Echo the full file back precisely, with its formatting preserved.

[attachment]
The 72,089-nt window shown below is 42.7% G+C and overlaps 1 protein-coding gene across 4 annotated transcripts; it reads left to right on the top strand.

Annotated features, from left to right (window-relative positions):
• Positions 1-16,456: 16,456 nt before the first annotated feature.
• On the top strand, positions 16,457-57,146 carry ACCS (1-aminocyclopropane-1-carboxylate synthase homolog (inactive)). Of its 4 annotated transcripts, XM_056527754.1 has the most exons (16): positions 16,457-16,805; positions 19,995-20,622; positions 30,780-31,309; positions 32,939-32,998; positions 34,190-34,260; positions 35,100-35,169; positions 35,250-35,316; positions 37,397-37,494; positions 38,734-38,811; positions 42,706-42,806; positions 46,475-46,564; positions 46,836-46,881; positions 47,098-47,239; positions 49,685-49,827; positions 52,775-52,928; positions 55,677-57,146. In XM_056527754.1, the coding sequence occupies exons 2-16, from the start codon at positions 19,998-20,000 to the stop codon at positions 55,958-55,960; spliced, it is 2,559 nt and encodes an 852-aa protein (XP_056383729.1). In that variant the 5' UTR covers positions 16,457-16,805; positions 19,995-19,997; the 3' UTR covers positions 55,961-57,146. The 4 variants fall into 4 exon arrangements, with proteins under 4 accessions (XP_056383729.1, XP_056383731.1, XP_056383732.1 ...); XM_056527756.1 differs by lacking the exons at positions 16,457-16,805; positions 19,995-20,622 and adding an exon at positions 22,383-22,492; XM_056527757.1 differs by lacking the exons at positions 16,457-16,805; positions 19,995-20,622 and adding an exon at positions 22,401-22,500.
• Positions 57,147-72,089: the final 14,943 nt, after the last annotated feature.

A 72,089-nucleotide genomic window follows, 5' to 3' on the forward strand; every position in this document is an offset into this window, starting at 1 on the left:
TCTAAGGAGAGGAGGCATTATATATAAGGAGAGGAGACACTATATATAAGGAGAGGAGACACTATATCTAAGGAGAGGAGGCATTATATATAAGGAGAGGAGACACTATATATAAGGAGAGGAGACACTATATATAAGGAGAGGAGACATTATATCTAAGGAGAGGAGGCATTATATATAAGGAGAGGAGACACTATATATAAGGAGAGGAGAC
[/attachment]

The 72,089-nt window shown below is 42.7% G+C and overlaps 1 protein-coding gene across 4 annotated transcripts; it reads left to right on the top strand.

Annotated features, from left to right (window-relative positions):
• Positions 1-16,456: 16,456 nt before the first annotated feature.
• On the top strand, positions 16,457-57,146 carry ACCS (1-aminocyclopropane-1-carboxylate synthase homolog (inactive)). Of its 4 annotated transcripts, XM_056527754.1 has the most exons (16): positions 16,457-16,805; positions 19,995-20,622; positions 30,780-31,309; positions 32,939-32,998; positions 34,190-34,260; positions 35,100-35,169; positions 35,250-35,316; positions 37,397-37,494; positions 38,734-38,811; positions 42,706-42,806; positions 46,475-46,564; positions 46,836-46,881; positions 47,098-47,239; positions 49,685-49,827; positions 52,775-52,928; positions 55,677-57,146. In XM_056527754.1, the coding sequence occupies exons 2-16, from the start codon at positions 19,998-20,000 to the stop codon at positions 55,958-55,960; spliced, it is 2,559 nt and encodes an 852-aa protein (XP_056383729.1). In that variant the 5' UTR covers positions 16,457-16,805; positions 19,995-19,997; the 3' UTR covers positions 55,961-57,146. The 4 variants fall into 4 exon arrangements, with proteins under 4 accessions (XP_056383729.1, XP_056383731.1, XP_056383732.1 ...); XM_056527756.1 differs by lacking the exons at positions 16,457-16,805; positions 19,995-20,622 and adding an exon at positions 22,383-22,492; XM_056527757.1 differs by lacking the exons at positions 16,457-16,805; positions 19,995-20,622 and adding an exon at positions 22,401-22,500.
• Positions 57,147-72,089: the final 14,943 nt, after the last annotated feature.

A 72,089-nucleotide genomic window follows, 5' to 3' on the forward strand; every position in this document is an offset into this window, starting at 1 on the left:
TCTAAGGAGAGGAGGCATTATATATAAGGAGAGGAGACACTATATATAAGGAGAGGAGACACTATATCTAAGGAGAGGAGGCATTATATATAAGGAGAGGAGACACTATATATAAGGAGAGGAGACACTATATATAAGGAGAGGAGACATTATATCTAAGGAGAGGAGGCATTATATATAAGGAGAGGAGACACTATATATAAGGAGAGGAGAC